I was recently invited to the launch of The Rag and Bone Man Press and though I couldn’t make it due to Emerging Writers’ Fest activities, their website had me intrigued. I decided to find out more…
You’ve just launched The Rag and Bone Man Press. What sets you apart from other small press publishers?
The Rag and Bone Man Press heralds a new era of publishing, fuelled by a grassroots passion for championing and promoting undiscovered literary talent. Our three founding members—Hannah Cartmel, Dan Christie and Keira Dickinson—come with experience in the publishing and wider arts industries. We strive to discover new fiction and creative non-fiction, initially for a web platform, with plans to embark upon ebooks and print books in the near future.
One of our main focuses is encouraging writers by hosting literary salons, with themes such as ‘What Would Branwell Bronte Do?’, ‘A Night of Crime’, and ‘Trashy Vampire Fiction’. It’s easy to feel isolated as a writer and to have little or no encouragement, so the salons mix a diverse range of people with wine, food, readings and challenges in a way that celebrates the writerly arts.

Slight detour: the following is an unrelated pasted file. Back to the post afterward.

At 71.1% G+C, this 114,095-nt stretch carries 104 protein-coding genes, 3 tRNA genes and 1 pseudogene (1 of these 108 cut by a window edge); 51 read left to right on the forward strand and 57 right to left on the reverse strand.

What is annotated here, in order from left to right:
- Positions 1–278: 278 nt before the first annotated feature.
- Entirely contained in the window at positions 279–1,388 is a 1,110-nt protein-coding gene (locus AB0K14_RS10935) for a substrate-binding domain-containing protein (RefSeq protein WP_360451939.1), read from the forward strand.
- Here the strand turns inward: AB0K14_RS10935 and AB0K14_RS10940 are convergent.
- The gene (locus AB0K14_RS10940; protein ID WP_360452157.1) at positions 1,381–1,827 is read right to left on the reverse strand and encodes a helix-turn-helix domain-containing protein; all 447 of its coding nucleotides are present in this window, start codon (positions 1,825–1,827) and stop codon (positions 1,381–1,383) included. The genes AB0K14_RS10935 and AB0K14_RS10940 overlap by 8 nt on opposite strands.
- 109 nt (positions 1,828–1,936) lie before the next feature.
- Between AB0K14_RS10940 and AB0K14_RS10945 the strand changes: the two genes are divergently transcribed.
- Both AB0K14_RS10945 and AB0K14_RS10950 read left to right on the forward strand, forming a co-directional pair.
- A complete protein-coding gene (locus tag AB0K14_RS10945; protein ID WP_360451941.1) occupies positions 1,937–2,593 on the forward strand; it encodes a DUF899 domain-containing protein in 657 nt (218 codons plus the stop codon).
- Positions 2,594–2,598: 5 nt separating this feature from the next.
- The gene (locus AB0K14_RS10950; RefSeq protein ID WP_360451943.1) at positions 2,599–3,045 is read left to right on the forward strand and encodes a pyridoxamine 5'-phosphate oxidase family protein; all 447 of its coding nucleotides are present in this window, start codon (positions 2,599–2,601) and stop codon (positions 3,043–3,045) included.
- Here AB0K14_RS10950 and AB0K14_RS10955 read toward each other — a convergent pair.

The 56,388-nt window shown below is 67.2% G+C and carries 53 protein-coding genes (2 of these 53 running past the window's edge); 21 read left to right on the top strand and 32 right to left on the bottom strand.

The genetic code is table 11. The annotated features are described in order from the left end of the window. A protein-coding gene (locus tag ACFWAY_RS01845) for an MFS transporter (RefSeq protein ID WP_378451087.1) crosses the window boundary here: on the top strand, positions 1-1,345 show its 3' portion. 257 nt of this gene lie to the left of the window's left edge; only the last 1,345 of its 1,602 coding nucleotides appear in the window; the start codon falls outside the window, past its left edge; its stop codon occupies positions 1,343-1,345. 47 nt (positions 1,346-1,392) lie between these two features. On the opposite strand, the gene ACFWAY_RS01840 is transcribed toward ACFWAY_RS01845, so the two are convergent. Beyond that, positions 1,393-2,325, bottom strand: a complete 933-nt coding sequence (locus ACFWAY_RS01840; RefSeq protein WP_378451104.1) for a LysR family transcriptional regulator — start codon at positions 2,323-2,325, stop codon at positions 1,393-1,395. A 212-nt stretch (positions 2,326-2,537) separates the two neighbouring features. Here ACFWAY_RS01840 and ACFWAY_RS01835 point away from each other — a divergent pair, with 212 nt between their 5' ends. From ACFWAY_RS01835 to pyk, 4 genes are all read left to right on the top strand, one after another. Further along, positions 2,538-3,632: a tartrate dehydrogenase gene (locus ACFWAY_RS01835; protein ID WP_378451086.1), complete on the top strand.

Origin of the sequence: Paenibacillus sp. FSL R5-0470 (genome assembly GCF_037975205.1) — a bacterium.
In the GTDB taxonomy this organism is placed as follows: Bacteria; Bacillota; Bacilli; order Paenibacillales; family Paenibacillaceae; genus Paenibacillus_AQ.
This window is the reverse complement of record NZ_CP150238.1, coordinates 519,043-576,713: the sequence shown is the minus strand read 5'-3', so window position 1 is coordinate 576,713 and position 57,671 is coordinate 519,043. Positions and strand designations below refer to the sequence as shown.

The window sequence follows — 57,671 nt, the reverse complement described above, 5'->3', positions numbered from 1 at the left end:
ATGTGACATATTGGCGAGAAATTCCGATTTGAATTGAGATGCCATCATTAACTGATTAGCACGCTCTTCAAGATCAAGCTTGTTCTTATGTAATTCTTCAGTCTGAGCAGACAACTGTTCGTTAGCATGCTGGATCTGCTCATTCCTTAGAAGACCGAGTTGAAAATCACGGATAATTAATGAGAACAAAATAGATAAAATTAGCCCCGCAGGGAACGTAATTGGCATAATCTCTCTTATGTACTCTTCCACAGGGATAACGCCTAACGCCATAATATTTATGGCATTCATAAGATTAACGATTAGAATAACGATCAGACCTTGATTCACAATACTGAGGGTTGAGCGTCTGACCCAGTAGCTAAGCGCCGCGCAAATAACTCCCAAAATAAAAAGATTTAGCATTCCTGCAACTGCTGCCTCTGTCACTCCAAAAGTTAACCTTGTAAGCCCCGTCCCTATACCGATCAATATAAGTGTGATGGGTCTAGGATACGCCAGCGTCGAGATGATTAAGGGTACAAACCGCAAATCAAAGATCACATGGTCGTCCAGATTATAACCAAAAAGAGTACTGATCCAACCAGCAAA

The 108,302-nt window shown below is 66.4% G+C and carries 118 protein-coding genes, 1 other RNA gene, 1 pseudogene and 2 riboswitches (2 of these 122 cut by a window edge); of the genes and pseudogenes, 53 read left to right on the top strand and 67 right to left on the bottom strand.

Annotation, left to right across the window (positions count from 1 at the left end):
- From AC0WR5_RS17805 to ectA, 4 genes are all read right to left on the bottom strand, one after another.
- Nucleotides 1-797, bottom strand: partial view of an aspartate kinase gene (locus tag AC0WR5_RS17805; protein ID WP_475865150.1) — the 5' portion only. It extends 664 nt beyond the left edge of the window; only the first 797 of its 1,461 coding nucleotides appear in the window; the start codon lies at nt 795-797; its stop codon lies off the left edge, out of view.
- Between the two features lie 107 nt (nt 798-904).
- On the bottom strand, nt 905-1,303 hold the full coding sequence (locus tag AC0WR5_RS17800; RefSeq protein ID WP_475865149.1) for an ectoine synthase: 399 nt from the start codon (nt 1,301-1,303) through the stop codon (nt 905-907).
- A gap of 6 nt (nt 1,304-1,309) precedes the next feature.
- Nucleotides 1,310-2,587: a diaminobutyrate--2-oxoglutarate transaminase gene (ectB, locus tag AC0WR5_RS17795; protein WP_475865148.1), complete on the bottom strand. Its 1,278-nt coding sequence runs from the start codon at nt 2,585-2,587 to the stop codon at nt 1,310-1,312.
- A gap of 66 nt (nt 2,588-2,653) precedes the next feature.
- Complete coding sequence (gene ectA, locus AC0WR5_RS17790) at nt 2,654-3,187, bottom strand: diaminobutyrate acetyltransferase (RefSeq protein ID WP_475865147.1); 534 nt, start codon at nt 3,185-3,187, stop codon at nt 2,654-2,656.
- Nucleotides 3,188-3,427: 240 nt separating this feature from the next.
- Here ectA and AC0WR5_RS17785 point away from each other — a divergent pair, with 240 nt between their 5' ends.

Aside from the salons and stories on our website, Rag & Bone is also focused on giving a voice to often unheard communities. One of our largest current projects is the collation of stories surrounding a soup van in Melbourne. This will become a patchwork creative account of the work done by volunteers to improve the lives of people living on the streets or in commission housing.
We recently celebrated our official launch, in the glamorous surrounds of The Butterfly Club in South Melbourne. Nights like this that make us proud of what we’re doing, when people are thrilled by new writing and walk out of the evening enthused and enlightened.
We’re not exclusive, we just want to do something more with quality writing—to inspire, challenge, and encourage others to enjoy.
So a grassroots kind of approach is important to you, as is inclusiveness and giving a voice to different kinds of communities. But the themes and issues you’ll publish on will be pretty broad? How are you sourcing your writers?
The themes and issues we publish are broad. We publish both fiction and non-fiction works across a wide range of genres. Our passion is for good quality writing. We believe that by opening up the range of themes and issues we are willing to publish, we are also opening ourselves to submissions from talented new writers that we might not otherwise have the privilege to read.
The sources from which we select authors are equally broad. Some of our writers are members of the Salon, others have responded to notices we have put up in Melbourne bookstores calling for submissions, and some selections are taken from people who have come simply come across our website and decided to submit one of their works.
Are there other small presses, salons or movements that have inspired you?